The algorithm drives the device with a trial waveform, measures the scan on a Position Sensing Device (PSD), calculates the error between the desired waveform and the measured position, and adjusts the drive waveform for the next iteration based on an approximate linear device model. This is repeated until the error is reduced to below an acceptable specification. The waveform is then saved in the MEMS Controller and can be reliably used for extended periods of operation. Multiple such drive signals can be trained and stored on the controller to perform different types of scans.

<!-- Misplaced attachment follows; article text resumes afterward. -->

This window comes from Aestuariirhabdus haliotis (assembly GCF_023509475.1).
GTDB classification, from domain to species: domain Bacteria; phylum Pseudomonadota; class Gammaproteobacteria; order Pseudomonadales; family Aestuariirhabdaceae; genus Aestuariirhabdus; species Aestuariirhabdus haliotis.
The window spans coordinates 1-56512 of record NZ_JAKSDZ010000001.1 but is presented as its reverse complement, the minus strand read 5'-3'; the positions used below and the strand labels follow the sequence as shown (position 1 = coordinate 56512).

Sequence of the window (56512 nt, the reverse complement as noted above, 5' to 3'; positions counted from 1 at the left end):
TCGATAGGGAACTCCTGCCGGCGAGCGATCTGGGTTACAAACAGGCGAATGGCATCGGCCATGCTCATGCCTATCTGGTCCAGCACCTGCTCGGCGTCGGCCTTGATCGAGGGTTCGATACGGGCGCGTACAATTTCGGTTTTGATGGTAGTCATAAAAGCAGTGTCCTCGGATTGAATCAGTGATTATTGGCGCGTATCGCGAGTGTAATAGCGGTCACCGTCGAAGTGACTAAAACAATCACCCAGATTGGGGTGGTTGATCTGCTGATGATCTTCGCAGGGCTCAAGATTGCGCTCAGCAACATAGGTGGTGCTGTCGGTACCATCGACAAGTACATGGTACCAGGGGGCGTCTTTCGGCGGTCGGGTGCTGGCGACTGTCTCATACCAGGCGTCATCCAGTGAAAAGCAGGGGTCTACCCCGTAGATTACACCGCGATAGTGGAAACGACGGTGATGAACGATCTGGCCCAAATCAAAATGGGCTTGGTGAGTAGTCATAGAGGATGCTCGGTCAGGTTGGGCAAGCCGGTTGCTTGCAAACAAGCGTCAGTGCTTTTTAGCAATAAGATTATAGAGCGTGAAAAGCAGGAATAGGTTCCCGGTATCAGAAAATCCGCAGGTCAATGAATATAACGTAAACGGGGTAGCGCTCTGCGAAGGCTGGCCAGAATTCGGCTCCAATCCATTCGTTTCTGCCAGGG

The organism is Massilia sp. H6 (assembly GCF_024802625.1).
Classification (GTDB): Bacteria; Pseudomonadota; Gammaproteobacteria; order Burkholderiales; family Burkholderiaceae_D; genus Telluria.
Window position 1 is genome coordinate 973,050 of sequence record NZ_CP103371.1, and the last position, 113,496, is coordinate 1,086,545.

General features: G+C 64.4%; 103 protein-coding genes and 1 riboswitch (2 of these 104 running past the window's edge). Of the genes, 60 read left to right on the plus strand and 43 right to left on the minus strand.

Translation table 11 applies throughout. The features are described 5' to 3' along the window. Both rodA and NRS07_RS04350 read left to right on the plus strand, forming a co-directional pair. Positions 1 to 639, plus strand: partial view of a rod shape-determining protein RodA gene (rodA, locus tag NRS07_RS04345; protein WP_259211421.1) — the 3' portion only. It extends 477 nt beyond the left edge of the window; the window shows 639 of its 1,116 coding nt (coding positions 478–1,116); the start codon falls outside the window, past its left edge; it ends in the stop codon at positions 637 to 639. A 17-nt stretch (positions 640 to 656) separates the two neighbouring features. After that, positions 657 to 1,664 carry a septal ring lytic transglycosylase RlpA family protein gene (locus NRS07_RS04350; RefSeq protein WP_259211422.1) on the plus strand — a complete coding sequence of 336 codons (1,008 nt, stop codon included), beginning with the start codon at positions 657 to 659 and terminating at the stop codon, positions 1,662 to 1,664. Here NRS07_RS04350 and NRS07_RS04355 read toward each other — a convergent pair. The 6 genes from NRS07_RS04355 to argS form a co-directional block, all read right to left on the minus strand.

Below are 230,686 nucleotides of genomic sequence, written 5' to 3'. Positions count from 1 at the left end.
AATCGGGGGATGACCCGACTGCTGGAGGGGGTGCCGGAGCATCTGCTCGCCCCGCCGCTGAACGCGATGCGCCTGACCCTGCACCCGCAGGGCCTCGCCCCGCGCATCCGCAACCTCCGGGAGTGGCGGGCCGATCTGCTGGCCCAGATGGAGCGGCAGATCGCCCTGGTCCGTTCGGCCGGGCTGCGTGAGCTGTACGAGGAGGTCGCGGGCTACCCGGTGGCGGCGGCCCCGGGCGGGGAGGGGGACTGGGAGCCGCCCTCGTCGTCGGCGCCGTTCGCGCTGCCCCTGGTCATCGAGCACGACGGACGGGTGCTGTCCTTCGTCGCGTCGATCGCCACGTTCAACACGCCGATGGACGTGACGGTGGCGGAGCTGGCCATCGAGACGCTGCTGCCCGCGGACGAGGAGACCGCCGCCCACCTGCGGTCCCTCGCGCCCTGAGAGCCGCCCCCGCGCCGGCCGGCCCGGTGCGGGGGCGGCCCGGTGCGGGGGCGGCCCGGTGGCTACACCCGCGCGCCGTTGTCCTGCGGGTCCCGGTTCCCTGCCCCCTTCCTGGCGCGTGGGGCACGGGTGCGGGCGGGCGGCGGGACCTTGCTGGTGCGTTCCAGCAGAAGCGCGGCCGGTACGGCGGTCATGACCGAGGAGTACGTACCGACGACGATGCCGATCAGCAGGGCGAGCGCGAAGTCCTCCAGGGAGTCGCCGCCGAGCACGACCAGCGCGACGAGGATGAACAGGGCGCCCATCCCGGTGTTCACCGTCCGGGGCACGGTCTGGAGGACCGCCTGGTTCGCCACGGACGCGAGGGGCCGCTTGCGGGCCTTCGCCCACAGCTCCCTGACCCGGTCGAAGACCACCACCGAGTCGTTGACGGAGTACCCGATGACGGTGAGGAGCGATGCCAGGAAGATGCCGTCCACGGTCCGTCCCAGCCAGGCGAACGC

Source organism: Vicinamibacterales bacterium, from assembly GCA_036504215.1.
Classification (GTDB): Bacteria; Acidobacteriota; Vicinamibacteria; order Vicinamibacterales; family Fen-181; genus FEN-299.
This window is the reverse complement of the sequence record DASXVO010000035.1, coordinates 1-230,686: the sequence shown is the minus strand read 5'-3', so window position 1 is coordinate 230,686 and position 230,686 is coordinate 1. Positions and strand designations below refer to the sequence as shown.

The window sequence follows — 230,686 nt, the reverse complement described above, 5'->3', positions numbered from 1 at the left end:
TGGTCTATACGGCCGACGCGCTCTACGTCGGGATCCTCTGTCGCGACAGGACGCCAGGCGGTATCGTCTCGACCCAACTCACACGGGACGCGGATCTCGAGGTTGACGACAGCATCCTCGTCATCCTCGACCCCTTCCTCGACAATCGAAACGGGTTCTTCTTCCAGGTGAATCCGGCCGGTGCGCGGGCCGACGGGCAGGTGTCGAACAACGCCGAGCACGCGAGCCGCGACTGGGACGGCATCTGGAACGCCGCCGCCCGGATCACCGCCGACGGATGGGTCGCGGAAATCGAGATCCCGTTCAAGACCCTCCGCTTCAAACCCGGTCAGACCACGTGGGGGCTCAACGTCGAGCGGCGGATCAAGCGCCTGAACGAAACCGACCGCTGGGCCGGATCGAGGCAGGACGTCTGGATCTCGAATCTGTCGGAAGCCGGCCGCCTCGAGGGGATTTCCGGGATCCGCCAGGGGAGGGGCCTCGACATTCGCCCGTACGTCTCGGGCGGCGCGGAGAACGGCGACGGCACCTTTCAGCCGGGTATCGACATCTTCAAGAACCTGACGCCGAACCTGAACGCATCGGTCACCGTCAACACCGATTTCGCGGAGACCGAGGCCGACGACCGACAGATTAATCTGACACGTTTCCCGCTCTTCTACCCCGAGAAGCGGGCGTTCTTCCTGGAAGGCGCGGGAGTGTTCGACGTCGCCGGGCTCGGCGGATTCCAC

Several MEMS mirrors, including single- and dual-axis designs, were studied and three are reported here. Overall, in all cases a high accuracy of optical scans is achieved, typically to within ±0.025° of nominal. Repeatability after training, then running in open loop is better than ±0.01° - however, this measurement was limited by the lower resolution of the position detecting sensor. Scan rates achieved vary based on mirror design, but in each case are greatly improved from those achievable with basic driving approaches. Each mirror demonstrated higher quality vector graphics content at faster refresh rates and stable linear rasters at rates below resonance where lines are scanned with uniform velocity. Additionally, each mirror could achieve stable fast rasters with the line-scanning axis rates just below resonance, giving sinusoidal scans with line rates of ~1.6fres. Finally, each mirror was also demonstrated achieving rasters with rates above resonance, giving line rates of ~2.5fres. In all of those cases the other axis could scan linear and sharp sawtooth or triangle waveforms. Based on the symmetry of the MEMS design, we demonstrated the same performance at ddegerent angles, e.g. rastering at a 45° angle.